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New York State proposes tough new restrictions on hazing

Here is the story link.  New York’s major breakthrough in hazing law reform came as a result of the advocacy of Eileen Stevens following the death of her son Chuck Stenzel in February of 1978. I find it appropriate that this new law is being considered as the 36th anniversary of Chuck’s death is occurring.

CBS carried this story: “Two state lawmakers are looking to strengthen New York’s anti-hazing laws after a Baruch College fraternity member died in December.

Assemblyman David Weprin, D-Fresh Meadows, announced Sunday he has co-authored a bill that would expand the state’s current anti-hazing statute by prohibiting “all physical conduct and physical activities required from fraternities during the pledging ceremonies,” he said in a news release. The current law prohibits conduct that creates a substantial risk of physical injury or causes injury.

“We were kind of too general as to what would come under the classification of hazing, which is already illegal under New York state law,” Weprin told WCBS 880.

“We want to make fraternities or any organization aware of this legislation and the need to crack down on any of these rituals that involve any form of physical contact. The intent may not be to cause physical injury, but once you’re dealing with physical contact, you don’t know where it’s going to end up.”

The legislation has been named “Michael’s Law,” in honor of Chun “Michael” Deng, 19, who died after sustaining a fatal brain injury after participating in an initiation ritual during a Pi Delta Psi trip to Tunkhannock Township, Pa., in December. Earlier this month, a Pennsylvania coroner ruled Deng’s death a homicide.

Monroe County District Attorney David Christine has said he plans to file criminal charges in the freshman’s death.”

 

 

By Hank Nuwer

Journalist Hank Nuwer is the Alaska author of Hazing: Destroying Young Lives; Broken Pledges: The Deadly Rite of Hazing, High School Hazing, Wrongs of Passage and The Hazing Reader. In April of 2024, the Alaska Press Club awarded him first place in the Best Columnist division and Best Humorist, second place.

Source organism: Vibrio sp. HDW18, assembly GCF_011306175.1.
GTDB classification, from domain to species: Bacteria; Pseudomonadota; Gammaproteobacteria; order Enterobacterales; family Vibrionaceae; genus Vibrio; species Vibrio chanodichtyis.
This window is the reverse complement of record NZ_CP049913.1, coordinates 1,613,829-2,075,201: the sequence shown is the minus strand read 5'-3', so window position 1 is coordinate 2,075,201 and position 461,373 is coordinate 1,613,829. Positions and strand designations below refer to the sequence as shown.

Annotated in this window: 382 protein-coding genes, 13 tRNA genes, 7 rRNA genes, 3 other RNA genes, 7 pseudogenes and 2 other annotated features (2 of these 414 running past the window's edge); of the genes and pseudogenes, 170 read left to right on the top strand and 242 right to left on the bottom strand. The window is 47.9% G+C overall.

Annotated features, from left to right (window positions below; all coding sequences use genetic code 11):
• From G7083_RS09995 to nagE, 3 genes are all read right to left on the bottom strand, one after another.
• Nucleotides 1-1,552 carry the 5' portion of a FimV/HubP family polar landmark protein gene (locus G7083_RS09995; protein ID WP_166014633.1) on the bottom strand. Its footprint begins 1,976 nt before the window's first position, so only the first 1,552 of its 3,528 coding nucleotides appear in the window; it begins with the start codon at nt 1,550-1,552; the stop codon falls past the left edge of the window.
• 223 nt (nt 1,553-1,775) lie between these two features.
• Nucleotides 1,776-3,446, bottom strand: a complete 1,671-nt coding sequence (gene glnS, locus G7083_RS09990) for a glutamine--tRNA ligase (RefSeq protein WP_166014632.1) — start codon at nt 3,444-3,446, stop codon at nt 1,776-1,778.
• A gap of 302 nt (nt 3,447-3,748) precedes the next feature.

He has written articles or columns on hazing for the Sunday Times of India, Toronto Globe & Mail, Harper's Magazine, Orlando Sentinel, The Chronicle of Higher Education and the New York Times Sunday Magazine. His current book is Hazing: Destroying Young Lives from Indiana University Press. He is married to Malgorzata Wroblewska Nuwer of Warsaw, Poland and Fairbanks, Alaska. Nuwer is a former columnist for the Greenville (Ohio)Early Bird and former managing editor of the Fairbanks Daily News-Miner in Alaska.
Nuwer was named the Ohio Society of Professional Journalists columnist of the year in 2021 for his “After Darke” column in the Early Bird. He also won third place for the column in 2022 from the Indiana chapter of the Society of Professional Journalists. He and his wife Gosia, recently of Union City, Ind., have owned 20 acres in Alaska for many years. “The move is a sort-of coming home for us,” said Nuwer. As a journalist, he’s written about the Alaskan Iditarod sled-dog race and other Alaska topics. Read his musings in his blog at Real Alaska Daily--http://realalaskadaily.com and in his weekly column "Far from Randolph" in the Winchester Star-Gazette of Randolph County, Indiana.

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